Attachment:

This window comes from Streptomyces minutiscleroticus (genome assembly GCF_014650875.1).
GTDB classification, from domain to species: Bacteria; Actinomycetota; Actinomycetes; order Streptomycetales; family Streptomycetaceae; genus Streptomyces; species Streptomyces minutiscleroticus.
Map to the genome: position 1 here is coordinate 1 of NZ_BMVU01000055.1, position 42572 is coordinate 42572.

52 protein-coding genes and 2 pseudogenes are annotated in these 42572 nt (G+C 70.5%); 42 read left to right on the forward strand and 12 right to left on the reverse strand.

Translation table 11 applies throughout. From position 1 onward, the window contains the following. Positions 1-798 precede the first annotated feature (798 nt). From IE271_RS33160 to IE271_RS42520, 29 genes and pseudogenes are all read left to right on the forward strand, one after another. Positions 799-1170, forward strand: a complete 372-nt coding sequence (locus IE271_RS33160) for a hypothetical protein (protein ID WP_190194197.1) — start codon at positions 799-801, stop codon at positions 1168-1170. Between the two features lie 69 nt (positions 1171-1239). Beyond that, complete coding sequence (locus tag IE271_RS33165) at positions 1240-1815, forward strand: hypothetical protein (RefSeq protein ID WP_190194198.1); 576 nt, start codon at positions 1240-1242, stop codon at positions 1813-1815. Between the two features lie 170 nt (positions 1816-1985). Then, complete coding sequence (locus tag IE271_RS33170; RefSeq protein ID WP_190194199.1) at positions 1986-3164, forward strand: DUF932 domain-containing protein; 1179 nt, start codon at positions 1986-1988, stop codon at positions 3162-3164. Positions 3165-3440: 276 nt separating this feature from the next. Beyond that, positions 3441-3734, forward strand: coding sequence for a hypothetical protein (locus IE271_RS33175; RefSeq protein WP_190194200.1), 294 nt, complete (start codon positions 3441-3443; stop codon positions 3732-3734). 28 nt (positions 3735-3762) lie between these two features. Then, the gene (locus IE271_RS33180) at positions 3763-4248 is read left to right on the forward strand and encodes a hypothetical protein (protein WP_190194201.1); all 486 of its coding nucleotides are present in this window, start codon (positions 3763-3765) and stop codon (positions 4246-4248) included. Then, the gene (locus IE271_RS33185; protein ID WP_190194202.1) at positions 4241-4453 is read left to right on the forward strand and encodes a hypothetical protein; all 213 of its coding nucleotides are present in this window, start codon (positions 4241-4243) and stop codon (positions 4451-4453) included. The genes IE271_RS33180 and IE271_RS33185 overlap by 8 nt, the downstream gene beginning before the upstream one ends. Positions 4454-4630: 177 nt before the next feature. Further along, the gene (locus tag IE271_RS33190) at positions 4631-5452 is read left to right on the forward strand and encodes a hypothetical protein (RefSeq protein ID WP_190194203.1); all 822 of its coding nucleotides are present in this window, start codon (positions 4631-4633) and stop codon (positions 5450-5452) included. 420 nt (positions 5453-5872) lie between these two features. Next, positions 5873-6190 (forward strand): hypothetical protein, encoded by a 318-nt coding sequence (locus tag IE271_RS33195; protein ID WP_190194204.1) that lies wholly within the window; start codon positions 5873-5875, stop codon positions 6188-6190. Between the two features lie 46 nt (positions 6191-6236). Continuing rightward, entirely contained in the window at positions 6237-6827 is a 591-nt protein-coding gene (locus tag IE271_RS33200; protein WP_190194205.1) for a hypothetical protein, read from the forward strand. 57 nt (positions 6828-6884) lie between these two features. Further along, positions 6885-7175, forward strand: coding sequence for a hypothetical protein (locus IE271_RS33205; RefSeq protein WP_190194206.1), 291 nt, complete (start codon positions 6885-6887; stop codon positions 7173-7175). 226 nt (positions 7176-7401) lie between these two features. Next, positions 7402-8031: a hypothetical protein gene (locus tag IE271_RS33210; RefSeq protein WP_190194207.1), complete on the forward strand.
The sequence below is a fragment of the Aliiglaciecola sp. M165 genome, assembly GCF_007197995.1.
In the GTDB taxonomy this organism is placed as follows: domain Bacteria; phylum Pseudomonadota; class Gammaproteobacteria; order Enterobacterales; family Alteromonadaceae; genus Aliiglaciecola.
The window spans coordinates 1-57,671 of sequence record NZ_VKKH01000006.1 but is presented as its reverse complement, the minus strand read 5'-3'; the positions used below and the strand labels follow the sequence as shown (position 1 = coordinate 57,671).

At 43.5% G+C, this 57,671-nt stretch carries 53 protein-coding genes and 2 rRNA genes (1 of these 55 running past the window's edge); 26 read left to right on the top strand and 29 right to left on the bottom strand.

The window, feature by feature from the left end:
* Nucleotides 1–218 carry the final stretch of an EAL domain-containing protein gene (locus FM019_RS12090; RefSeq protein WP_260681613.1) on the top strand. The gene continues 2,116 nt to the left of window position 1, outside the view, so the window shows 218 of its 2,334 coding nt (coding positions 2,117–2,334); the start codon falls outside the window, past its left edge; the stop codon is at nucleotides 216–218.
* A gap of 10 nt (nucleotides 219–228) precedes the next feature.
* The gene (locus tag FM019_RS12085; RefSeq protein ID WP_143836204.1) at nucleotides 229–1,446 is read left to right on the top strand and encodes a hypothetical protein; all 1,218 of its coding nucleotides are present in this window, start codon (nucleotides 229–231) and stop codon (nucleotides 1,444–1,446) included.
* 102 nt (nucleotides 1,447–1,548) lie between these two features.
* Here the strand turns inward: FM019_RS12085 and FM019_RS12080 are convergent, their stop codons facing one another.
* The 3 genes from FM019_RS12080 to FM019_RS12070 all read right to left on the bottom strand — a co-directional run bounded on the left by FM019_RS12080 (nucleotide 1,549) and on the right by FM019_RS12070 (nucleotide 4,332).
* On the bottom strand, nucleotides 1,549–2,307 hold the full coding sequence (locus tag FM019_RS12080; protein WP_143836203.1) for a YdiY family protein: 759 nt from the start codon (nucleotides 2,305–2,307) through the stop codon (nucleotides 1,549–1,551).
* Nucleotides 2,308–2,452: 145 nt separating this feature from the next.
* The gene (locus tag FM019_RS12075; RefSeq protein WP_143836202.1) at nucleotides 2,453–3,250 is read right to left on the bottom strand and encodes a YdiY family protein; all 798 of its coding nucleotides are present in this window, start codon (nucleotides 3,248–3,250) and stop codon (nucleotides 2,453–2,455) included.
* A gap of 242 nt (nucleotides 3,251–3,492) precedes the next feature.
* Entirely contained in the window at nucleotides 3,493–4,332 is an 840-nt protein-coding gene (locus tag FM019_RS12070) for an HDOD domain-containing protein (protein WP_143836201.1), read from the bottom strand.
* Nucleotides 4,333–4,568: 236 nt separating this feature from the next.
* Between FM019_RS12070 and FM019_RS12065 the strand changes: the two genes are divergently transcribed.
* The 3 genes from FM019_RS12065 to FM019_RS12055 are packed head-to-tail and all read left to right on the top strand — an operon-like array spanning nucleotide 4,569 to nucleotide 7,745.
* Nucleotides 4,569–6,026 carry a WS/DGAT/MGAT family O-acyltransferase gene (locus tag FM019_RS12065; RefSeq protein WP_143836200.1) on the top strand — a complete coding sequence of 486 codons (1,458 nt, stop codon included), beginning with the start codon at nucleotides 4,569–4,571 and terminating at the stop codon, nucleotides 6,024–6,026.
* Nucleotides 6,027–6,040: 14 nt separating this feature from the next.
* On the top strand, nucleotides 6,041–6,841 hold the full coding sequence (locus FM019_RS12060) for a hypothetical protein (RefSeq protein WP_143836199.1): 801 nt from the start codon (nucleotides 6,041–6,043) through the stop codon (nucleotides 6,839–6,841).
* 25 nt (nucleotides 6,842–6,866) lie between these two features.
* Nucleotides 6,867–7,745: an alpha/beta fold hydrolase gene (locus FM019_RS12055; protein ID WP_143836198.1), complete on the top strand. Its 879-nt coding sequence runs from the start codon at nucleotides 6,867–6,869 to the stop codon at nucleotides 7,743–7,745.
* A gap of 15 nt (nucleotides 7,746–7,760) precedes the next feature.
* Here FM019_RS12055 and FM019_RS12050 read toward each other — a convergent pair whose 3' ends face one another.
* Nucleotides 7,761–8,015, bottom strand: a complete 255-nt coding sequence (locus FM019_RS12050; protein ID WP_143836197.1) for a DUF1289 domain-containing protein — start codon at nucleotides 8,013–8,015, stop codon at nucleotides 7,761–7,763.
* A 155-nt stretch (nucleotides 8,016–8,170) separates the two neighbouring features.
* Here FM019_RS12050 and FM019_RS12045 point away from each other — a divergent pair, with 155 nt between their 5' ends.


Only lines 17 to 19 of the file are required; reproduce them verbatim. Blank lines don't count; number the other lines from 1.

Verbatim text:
* On the bottom strand, nucleotides 1,549–2,307 hold the full coding sequence (locus tag FM019_RS12080; protein WP_143836203.1) for a YdiY family protein: 759 nt from the start codon (nucleotides 2,305–2,307) through the stop codon (nucleotides 1,549–1,551).
* Nucleotides 2,308–2,452: 145 nt separating this feature from the next.
* The gene (locus tag FM019_RS12075; RefSeq protein WP_143836202.1) at nucleotides 2,453–3,250 is read right to left on the bottom strand and encodes a YdiY family protein; all 798 of its coding nucleotides are present in this window, start codon (nucleotides 3,248–3,250) and stop codon (nucleotides 2,453–2,455) included.